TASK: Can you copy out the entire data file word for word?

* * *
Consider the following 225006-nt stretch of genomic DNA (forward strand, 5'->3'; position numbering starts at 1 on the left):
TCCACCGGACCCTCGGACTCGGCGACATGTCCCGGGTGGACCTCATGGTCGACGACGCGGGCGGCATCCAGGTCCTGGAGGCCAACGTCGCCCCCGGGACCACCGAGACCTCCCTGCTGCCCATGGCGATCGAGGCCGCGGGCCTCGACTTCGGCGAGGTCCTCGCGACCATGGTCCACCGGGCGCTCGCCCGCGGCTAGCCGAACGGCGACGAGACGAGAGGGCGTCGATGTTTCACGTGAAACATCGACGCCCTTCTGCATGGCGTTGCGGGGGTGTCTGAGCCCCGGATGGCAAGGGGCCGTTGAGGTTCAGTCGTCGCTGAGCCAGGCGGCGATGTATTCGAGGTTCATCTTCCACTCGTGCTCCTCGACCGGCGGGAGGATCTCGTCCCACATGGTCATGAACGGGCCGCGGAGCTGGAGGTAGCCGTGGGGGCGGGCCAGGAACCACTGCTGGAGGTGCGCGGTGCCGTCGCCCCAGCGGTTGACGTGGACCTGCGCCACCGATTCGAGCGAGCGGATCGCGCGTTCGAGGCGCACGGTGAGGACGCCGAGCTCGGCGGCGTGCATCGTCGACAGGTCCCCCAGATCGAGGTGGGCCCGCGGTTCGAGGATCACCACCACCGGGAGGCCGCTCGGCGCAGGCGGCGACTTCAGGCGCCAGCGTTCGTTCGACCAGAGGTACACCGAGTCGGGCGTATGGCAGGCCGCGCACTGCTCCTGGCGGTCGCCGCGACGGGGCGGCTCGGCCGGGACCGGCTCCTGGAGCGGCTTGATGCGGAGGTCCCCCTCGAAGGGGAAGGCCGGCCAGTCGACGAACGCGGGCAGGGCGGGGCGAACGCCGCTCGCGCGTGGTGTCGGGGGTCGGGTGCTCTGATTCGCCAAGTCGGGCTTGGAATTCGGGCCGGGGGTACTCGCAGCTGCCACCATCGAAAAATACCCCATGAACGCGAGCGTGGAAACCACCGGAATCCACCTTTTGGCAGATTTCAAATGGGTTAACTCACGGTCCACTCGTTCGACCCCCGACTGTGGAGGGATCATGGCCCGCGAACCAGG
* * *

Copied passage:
Consider the following 225006-nt stretch of genomic DNA (forward strand, 5'->3'; position numbering starts at 1 on the left):
TCCACCGGACCCTCGGACTCGGCGACATGTCCCGGGTGGACCTCATGGTCGACGACGCGGGCGGCATCCAGGTCCTGGAGGCCAACGTCGCCCCCGGGACCACCGAGACCTCCCTGCTGCCCATGGCGATCGAGGCCGCGGGCCTCGACTTCGGCGAGGTCCTCGCGACCATGGTCCACCGGGCGCTCGCCCGCGGCTAGCCGAACGGCGACGAGACGAGAGGGCGTCGATGTTTCACGTGAAACATCGACGCCCTTCTGCATGGCGTTGCGGGGGTGTCTGAGCCCCGGATGGCAAGGGGCCGTTGAGGTTCAGTCGTCGCTGAGCCAGGCGGCGATGTATTCGAGGTTCATCTTCCACTCGTGCTCCTCGACCGGCGGGAGGATCTCGTCCCACATGGTCATGAACGGGCCGCGGAGCTGGAGGTAGCCGTGGGGGCGGGCCAGGAACCACTGCTGGAGGTGCGCGGTGCCGTCGCCCCAGCGGTTGACGTGGACCTGCGCCACCGATTCGAGCGAGCGGATCGCGCGTTCGAGGCGCACGGTGAGGACGCCGAGCTCGGCGGCGTGCATCGTCGACAGGTCCCCCAGATCGAGGTGGGCCCGCGGTTCGAGGATCACCACCACCGGGAGGCCGCTCGGCGCAGGCGGCGACTTCAGGCGCCAGCGTTCGTTCGACCAGAGGTACACCGAGTCGGGCGTATGGCAGGCCGCGCACTGCTCCTGGCGGTCGCCGCGACGGGGCGGCTCGGCCGGGACCGGCTCCTGGAGCGGCTTGATGCGGAGGTCCCCCTCGAAGGGGAAGGCCGGCCAGTCGACGAACGCGGGCAGGGCGGGGCGAACGCCGCTCGCGCGTGGTGTCGGGGGTCGGGTGCTCTGATTCGCCAAGTCGGGCTTGGAATTCGGGCCGGGGGTACTCGCAGCTGCCACCATCGAAAAATACCCCATGAACGCGAGCGTGGAAACCACCGGAATCCACCTTTTGGCAGATTTCAAATGGGTTAACTCACGGTCCACTCGTTCGACCCCCGACTGTGGAGGGATCATGGCCCGCGAACCAGG